Suboxone Centers Near Dewitt, NY

Why trust us?

As a top-rated website for addiction recovery, Addiction Group understands the importance of finding a trustworthy and reputable addiction clinic. We’ve analyzed 34 clinics so that we can provide excellent recommendations.

Here are some criteria that our team considers when researching and evaluating addiction clinics:

  • Licenses and accreditation
  • Specializations
  • Treatment approach
  • Experience in treating Suboxone addiction
  • Insurance coverage

We also employed advanced AI technology to evaluate 1182 patient reviews to identify the best Suboxone clinic in Dewitt. It helps us narrow our recommendations so you can find the best clinic for your needs.

Top 7 Drug and Alcohol Rehabilitation Centers Near Dewitt, NY

HELIO HEALTH

329 N Salina St, Syracuse, NY 13203

3.2 out of 5 (93 reviews)

Levels of Cares Offered
  • Outpatient
Insurance Accepted
  • Mixed Insurance
Payment Options
  • Cash or self-payment
  • Medicare
  • State-financed health insurance plan other than Medicaid
  • Medicaid
  • Private health insurance
  • County or local government funds

Most reviews of this Suboxone treatment center are very positive, with patients praising the compassionate staff who are described as saving lives and providing necessary recovery services. There are minor complaints about appointment frequency and drug testing options, but overall the center is seen as wonderful with helpful, kind staff.

Highlights

  • Compassionate staff support recovery through empathy and care.
  • The center provides a supportive environment for understanding and healing.
  • Treatment resources like therapy and counseling aid the recovery process.

Beacon Center

303 W Liberty St #2, Rome, NY 13440

4.2 out of 5 (19 reviews)

Levels of Cares Offered
  • Outpatient
  • Outpatient methadone/buprenorphine or naltrexone treatment
  • Regular outpatient treatment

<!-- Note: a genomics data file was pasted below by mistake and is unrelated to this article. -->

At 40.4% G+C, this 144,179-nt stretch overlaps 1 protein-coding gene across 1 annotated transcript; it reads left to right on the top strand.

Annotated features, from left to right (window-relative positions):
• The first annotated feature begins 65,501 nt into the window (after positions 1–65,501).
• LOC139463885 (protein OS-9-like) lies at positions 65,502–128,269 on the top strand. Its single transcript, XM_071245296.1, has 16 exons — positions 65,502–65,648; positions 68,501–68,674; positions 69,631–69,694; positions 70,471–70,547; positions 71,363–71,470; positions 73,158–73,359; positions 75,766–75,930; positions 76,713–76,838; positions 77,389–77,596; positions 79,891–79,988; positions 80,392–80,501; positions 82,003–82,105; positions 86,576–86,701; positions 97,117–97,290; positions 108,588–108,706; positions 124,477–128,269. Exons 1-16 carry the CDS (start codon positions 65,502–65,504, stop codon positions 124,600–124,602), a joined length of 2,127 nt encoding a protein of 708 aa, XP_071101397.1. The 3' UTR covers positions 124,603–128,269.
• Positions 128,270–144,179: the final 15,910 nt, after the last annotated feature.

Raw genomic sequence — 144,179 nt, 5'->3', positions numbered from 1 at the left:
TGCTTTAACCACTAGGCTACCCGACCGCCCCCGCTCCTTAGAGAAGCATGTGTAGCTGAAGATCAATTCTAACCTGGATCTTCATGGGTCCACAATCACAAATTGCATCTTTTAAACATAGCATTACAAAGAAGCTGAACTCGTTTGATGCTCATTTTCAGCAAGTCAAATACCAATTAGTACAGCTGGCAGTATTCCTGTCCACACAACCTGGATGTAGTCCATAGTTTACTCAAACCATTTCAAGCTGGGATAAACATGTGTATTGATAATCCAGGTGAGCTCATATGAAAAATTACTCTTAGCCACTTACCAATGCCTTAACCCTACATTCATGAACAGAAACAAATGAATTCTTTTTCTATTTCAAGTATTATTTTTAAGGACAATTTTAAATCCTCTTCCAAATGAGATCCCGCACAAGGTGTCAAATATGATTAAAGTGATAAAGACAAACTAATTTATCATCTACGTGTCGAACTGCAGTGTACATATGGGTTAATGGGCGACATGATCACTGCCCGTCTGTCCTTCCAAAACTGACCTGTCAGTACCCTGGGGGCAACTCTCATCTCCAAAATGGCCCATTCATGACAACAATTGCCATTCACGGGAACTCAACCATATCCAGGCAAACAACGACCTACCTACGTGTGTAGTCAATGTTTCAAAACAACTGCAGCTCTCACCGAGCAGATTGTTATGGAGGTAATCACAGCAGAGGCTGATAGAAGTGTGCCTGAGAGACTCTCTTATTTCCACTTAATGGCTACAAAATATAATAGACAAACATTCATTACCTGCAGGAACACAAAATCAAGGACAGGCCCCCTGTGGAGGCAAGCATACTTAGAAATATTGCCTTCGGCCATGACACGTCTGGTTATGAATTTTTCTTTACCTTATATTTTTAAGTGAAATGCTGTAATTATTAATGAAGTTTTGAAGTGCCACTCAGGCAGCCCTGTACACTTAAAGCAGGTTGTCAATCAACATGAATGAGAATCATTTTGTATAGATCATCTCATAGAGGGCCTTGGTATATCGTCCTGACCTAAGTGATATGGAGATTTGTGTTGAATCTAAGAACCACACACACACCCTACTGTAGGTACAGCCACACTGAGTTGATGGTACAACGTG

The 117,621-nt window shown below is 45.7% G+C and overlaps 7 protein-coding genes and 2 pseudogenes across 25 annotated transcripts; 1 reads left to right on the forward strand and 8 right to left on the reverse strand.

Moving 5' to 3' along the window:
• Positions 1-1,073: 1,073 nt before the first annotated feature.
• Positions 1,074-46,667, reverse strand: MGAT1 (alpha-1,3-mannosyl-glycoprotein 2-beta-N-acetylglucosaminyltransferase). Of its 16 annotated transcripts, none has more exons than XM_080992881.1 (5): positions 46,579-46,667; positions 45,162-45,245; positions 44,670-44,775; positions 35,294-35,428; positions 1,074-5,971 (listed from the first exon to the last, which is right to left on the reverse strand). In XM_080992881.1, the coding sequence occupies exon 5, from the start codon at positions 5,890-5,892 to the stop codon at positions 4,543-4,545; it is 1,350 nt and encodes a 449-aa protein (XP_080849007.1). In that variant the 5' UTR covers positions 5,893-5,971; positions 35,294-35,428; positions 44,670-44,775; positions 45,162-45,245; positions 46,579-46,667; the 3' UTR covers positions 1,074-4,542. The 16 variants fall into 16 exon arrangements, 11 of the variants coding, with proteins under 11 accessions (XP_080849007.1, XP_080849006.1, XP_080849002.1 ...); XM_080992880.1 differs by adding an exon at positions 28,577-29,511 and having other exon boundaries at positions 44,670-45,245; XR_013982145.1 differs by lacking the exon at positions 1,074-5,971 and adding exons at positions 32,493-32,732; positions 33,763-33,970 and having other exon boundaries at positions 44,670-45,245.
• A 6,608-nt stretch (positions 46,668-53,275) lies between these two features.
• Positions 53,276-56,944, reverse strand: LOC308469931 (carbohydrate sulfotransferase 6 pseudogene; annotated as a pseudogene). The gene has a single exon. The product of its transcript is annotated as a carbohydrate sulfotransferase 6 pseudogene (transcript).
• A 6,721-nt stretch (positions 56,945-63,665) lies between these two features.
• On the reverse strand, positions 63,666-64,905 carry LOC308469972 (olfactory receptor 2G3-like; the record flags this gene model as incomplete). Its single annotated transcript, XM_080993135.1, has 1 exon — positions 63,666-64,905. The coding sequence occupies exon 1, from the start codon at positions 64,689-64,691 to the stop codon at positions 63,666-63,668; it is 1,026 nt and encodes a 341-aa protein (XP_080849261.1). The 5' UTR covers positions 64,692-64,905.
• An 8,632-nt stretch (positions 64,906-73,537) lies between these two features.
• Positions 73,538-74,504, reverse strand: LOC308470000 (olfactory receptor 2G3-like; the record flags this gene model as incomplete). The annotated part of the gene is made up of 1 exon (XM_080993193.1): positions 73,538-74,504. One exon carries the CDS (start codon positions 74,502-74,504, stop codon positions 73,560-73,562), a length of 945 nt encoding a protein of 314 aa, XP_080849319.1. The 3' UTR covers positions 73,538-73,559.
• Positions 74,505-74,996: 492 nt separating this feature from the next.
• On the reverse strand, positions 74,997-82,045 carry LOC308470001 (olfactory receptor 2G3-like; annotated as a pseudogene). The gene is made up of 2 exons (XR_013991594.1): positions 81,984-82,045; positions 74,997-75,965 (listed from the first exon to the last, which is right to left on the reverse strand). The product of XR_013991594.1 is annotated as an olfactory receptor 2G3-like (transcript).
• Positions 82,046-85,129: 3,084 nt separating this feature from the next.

Insurance Accepted
  • Mixed Insurance
Payment Options
  • Medicaid
  • State-financed health insurance plan other than Medicaid
  • Cash or self-payment
  • Private health insurance

Beacon Center offers methadone treatment and supportive staff to help people recovering from addiction restart their lives, though some patients describe the program's rules as overly strict.

Highlights

  • Caring staff support recovery
  • Structured program provides accountability
  • Center gives people an opportunity for a fresh, drug-free start

Methadone.US

410 S Crouse Ave, Syracuse, NY 13210

4.5 out of 5 (10 reviews)

Levels of Cares Offered
  • Outpatient
  • Outpatient detoxification
  • Outpatient methadone/buprenorphine or naltrexone treatment
  • Regular outpatient treatment
Insurance Accepted
  • Mixed Insurance
Payment Options
  • Cash or self-payment
  • or any government funding for substance use treatment programs
  • Federal
  • Private health insurance
  • Medicaid

The Suboxone treatment center's caring staff positively impact patients' lives, providing a much-needed addiction recovery service.

Highlights

  • Caring staff support recovery
  • Provides important local treatment option
  • Treatment helps transform lives

Conifer Park

526 Old Liverpool Rd, Liverpool, NY 13088

2.9 out of 5 (19 reviews)

Levels of Cares Offered
  • Outpatient
  • Outpatient methadone/buprenorphine or naltrexone treatment
  • Regular outpatient treatment
  • Residential detoxification
  • Residential/24-hour residential
  • Short-term residential
Insurance Accepted
  • Mixed Insurance
Payment Options
  • Federal military insurance
  • Cash or self-payment

Conifer Park's caring and respectful staff make their suboxone treatment program a success, despite the overcrowding issues caused by their small waiting room, which they plan to expand soon. Patients consider it an excellent center.

Highlights

  • Friendly, supportive staff
  • Planned facility upgrades to reduce wait times
  • Effective treatment program with proven patient success

Syracuse Recovery Services

319 E Water St, Syracuse, NY 13202

3.2 out of 5 (13 reviews)

Levels of Cares Offered
  • Outpatient
  • Outpatient methadone/buprenorphine or naltrexone treatment
  • Regular outpatient treatment
Insurance Accepted
  • Mixed Insurance
Payment Options
  • Private health insurance
  • Medicare
  • Medicaid
  • Cash or self-payment
  • State-financed health insurance plan other than Medicaid

The staff at this center are described as professional, though some reviewers raise concerns about the accuracy of the drug testing.

Highlights

  • Staff provides professional addiction treatment with Suboxone for opioid disorders.
  • Center has a reputation for effectively treating opioid addiction.